Comment 92335

By jason (registered) | Posted September 19, 2013 at 17:06:11 in reply to Comment 92333

Thx for the feedback Bill.

There's too much here to counter, so I'll just make a handful of points:

  1. Clearly you read the headline, but not much else by the sounds of it. First off, I don't live on any of these streets so there will be no 'parkette' at the end of my street. Secondly, the community is anything but NIMBY. We supported the Greek apartments, the student boarding house near Head/Strathcona and are currently working with Shoppers Drug Mart on new condos at King/Dundurn. Furthermore, as stated in the article and comments more than once - we are more than happy to sign off on the new secondary plan, including the planned demolition of homes near King and Dundurn, Main and Dundurn, Dundurn and New streets, Main and Locke and adjacent to a few side streets along King and Main. We see neighbourhood change coming and are totally fine with that.

  2. This may come as a shock, but not all of us live with such dismissive attitudes towards neighbourhoods that aren't "Cross-Melville" or "Chedoke South". If you can honestly look all the photos in this piece and call them 'non-descript' houses, you probably need to just go hang out with Hamilton's elite and leave us to plan the future for our mixed-income neighbourhood, thx.

  3. York is pedestrian unfriendly, not because it doesn't contain a wall of 10 storey buildings, but because it has 2 lanes more than it needs and no street trees, benches or patios on the sidewalks. The wide sidewalks mean there is ample space for trees to be planted close to the road on both sides. The street only needs 2 lanes each way for cars, which can free up the curb lanes for protected bike lanes or a combo of curb-side parking and bike lanes. The few restaurants and cafes which exist on the street would actually be more inclined to spill onto the wide sidewalks with slower traffic, trees and the buffer of parking/bikes between the sidewalk and live traffic lanes. Planning a complete street is not rocket science.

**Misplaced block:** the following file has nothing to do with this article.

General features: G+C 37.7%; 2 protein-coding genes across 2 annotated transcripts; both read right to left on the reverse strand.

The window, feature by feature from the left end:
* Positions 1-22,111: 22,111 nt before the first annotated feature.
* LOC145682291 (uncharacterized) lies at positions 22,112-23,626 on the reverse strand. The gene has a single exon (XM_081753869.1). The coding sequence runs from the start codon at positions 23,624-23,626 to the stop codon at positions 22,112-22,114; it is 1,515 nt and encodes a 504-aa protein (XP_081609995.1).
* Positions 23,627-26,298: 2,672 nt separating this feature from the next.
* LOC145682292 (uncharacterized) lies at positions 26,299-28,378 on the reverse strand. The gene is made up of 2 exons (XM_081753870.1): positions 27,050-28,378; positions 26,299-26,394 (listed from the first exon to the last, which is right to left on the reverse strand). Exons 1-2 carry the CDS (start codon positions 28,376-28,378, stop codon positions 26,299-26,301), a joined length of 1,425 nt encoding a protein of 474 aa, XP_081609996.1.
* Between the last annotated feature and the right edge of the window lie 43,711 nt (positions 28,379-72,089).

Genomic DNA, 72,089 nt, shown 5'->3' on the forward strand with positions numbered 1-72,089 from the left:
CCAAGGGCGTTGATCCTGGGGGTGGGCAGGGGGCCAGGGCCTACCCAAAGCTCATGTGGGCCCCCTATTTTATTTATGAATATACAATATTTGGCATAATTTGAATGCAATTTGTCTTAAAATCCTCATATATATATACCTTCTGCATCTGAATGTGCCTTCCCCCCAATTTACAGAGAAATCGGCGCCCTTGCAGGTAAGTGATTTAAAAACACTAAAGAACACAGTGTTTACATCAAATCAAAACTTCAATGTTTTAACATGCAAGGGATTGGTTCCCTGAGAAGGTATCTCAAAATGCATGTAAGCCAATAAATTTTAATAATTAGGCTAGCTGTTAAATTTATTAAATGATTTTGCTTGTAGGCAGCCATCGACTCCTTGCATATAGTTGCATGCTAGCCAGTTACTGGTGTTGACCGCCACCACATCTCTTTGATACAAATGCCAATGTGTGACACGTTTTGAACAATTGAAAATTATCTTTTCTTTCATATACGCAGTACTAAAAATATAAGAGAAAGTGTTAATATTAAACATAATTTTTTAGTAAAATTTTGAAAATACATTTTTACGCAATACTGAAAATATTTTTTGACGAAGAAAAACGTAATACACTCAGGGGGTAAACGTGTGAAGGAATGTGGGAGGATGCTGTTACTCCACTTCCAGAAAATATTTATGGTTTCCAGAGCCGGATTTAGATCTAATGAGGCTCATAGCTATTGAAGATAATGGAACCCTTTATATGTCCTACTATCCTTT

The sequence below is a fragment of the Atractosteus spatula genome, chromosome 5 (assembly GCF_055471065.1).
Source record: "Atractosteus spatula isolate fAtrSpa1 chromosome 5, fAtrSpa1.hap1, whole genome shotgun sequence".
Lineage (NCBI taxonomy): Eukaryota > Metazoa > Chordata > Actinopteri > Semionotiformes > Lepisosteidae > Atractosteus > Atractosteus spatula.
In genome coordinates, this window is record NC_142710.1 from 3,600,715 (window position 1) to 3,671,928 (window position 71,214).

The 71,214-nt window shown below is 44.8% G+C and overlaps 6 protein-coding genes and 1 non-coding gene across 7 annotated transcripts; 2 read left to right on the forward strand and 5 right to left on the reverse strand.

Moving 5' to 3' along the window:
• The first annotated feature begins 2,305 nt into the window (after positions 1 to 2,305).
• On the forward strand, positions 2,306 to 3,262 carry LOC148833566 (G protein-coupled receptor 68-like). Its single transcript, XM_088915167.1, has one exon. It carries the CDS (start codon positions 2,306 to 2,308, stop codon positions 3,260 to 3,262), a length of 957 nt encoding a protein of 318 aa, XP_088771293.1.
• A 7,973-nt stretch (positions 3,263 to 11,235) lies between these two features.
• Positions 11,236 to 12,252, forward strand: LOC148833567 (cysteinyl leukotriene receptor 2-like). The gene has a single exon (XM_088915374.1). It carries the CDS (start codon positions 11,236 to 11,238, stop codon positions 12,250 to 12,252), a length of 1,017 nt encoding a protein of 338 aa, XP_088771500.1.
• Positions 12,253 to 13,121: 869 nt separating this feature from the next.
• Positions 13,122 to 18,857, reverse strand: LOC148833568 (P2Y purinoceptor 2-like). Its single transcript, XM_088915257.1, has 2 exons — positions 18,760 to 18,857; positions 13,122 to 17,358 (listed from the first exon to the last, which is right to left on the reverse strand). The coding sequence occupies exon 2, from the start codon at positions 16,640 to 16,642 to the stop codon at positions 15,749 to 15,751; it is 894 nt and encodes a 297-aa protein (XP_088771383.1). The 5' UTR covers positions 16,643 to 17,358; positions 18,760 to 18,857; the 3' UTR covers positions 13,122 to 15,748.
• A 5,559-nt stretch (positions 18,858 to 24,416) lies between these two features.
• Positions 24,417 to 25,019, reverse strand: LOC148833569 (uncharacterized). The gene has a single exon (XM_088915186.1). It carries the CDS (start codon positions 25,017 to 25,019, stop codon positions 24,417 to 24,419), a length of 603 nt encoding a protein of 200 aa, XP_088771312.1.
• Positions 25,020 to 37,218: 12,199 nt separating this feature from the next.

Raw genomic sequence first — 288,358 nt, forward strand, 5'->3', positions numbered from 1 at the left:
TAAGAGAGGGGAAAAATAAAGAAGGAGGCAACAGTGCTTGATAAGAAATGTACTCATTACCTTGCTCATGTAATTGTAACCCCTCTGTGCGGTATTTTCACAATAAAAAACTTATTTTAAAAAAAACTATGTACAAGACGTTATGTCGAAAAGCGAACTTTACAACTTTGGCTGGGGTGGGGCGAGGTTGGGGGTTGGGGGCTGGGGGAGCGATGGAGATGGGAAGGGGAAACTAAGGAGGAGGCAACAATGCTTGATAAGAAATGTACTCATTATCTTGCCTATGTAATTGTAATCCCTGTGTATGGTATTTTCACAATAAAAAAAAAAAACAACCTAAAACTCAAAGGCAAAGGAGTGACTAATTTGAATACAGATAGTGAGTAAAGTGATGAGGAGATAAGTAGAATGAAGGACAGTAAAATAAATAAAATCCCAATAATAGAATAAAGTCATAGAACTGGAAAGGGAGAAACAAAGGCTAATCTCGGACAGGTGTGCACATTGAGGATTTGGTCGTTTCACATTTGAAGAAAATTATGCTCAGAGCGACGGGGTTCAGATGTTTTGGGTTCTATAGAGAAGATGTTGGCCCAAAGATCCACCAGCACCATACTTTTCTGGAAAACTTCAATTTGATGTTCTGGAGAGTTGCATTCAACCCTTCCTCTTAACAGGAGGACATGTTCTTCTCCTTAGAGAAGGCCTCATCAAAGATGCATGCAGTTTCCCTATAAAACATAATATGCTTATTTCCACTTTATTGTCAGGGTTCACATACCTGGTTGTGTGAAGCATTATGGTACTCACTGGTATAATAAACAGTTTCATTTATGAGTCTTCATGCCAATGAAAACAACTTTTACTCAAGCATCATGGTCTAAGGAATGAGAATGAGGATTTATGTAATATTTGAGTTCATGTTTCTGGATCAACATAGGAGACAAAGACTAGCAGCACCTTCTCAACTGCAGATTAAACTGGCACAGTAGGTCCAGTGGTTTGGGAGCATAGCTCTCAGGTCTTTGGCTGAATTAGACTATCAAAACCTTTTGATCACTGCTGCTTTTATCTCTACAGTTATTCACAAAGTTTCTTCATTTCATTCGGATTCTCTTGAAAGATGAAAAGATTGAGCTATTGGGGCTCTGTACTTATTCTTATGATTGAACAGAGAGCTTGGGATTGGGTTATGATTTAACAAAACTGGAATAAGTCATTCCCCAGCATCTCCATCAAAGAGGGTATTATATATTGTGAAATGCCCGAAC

4. I agree that many of the 2 storey slab buildings could have an extra couple stories added onto them, with small side/rear parking areas. In fact, we have made that exact suggestion to the planners over and over. For some reason they are fixed on block-busting many of these streets to make space for 10 storey buildings. But whether a building is 2 stories or 4, the street itself along with the sidewalks are what make it pedestrian friendly or not. Democracy Coffee on Locke is in a 1-storey building. And it's pedestrian-friendly as all get out. Should we demolish it for 10 stories??

  5. The demolition of York was a horrendous mistake. Making more mistakes isn't the way to fix it. It's done and now we have a corridor with a great tree canopy after the decades of growth. And despite the York demolitions, many of the homes I'm picturing and talking about DID exist when Dundurn was being occupied and the Crystal Palace was hosting events at Vic Park. Your logic is baffling - because we demolished buildings on York, that means the homes that are remaining actually don't have any historic value anymore. Why don't we bring this identical model of development to Bay/Guise and James in your neighbourhood. Let's demolish all homes 4-6 homes deep on Macauley, Wood and MacNab from the Bay St and James St sides. We now have space for a corridor of 10 storey buildings overlooking the harbour right around the bend on Guise from Macauley and Bay to Macauley and James. Sound good??

  6. Since you clearly skipped most of the article and comments, I feel the need to repeat that we asked the planners at the meeting the other night to increase York and Queen corner to high density. They said no. They want it medium. We want these homes on the few blocks of the south side of York to be low density instead of high. They continue to say no. We even discussed an exchange idea - these blocks in place of leaving the largest parcel (between Ray and Pearl) as green space, but they want to leave the one block as open green space on York. To start your comment with a 'NIMBY' accusation is simply not accurate at all. York can be fixed without wiping out stable, century homes. If we don't learn from history, we don't ever learn.

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